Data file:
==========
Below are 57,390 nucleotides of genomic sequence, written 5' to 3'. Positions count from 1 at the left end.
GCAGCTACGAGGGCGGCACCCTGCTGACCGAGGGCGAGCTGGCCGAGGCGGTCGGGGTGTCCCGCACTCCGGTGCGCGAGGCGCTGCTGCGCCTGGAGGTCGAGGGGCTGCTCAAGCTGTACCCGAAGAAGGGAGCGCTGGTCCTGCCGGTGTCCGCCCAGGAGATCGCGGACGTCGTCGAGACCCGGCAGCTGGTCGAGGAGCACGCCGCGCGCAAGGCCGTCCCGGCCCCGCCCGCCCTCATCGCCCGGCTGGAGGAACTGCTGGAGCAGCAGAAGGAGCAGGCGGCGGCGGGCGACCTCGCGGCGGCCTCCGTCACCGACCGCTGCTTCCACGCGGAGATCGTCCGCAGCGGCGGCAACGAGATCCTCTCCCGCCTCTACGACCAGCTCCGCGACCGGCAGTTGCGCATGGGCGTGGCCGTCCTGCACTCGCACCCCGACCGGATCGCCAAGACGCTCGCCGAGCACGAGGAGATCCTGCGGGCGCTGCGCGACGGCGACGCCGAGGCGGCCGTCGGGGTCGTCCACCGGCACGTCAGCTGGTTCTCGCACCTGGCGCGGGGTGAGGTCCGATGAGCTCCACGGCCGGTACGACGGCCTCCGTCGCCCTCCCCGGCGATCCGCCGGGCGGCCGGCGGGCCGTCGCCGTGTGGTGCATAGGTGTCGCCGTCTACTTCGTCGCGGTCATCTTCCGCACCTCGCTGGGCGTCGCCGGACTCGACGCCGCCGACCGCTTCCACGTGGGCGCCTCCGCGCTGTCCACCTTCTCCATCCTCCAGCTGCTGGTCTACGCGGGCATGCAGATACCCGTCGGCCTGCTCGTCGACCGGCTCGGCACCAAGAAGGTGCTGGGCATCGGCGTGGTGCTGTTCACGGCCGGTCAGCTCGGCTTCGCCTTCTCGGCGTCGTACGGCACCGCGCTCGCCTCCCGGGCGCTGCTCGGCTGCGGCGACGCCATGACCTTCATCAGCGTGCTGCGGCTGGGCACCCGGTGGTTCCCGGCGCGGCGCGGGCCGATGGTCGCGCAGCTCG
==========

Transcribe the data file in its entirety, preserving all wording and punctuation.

Below are 57,390 nucleotides of genomic sequence, written 5' to 3'. Positions count from 1 at the left end.
GCAGCTACGAGGGCGGCACCCTGCTGACCGAGGGCGAGCTGGCCGAGGCGGTCGGGGTGTCCCGCACTCCGGTGCGCGAGGCGCTGCTGCGCCTGGAGGTCGAGGGGCTGCTCAAGCTGTACCCGAAGAAGGGAGCGCTGGTCCTGCCGGTGTCCGCCCAGGAGATCGCGGACGTCGTCGAGACCCGGCAGCTGGTCGAGGAGCACGCCGCGCGCAAGGCCGTCCCGGCCCCGCCCGCCCTCATCGCCCGGCTGGAGGAACTGCTGGAGCAGCAGAAGGAGCAGGCGGCGGCGGGCGACCTCGCGGCGGCCTCCGTCACCGACCGCTGCTTCCACGCGGAGATCGTCCGCAGCGGCGGCAACGAGATCCTCTCCCGCCTCTACGACCAGCTCCGCGACCGGCAGTTGCGCATGGGCGTGGCCGTCCTGCACTCGCACCCCGACCGGATCGCCAAGACGCTCGCCGAGCACGAGGAGATCCTGCGGGCGCTGCGCGACGGCGACGCCGAGGCGGCCGTCGGGGTCGTCCACCGGCACGTCAGCTGGTTCTCGCACCTGGCGCGGGGTGAGGTCCGATGAGCTCCACGGCCGGTACGACGGCCTCCGTCGCCCTCCCCGGCGATCCGCCGGGCGGCCGGCGGGCCGTCGCCGTGTGGTGCATAGGTGTCGCCGTCTACTTCGTCGCGGTCATCTTCCGCACCTCGCTGGGCGTCGCCGGACTCGACGCCGCCGACCGCTTCCACGTGGGCGCCTCCGCGCTGTCCACCTTCTCCATCCTCCAGCTGCTGGTCTACGCGGGCATGCAGATACCCGTCGGCCTGCTCGTCGACCGGCTCGGCACCAAGAAGGTGCTGGGCATCGGCGTGGTGCTGTTCACGGCCGGTCAGCTCGGCTTCGCCTTCTCGGCGTCGTACGGCACCGCGCTCGCCTCCCGGGCGCTGCTCGGCTGCGGCGACGCCATGACCTTCATCAGCGTGCTGCGGCTGGGCACCCGGTGGTTCCCGGCGCGGCGCGGGCCGATGGTCGCGCAGCTCG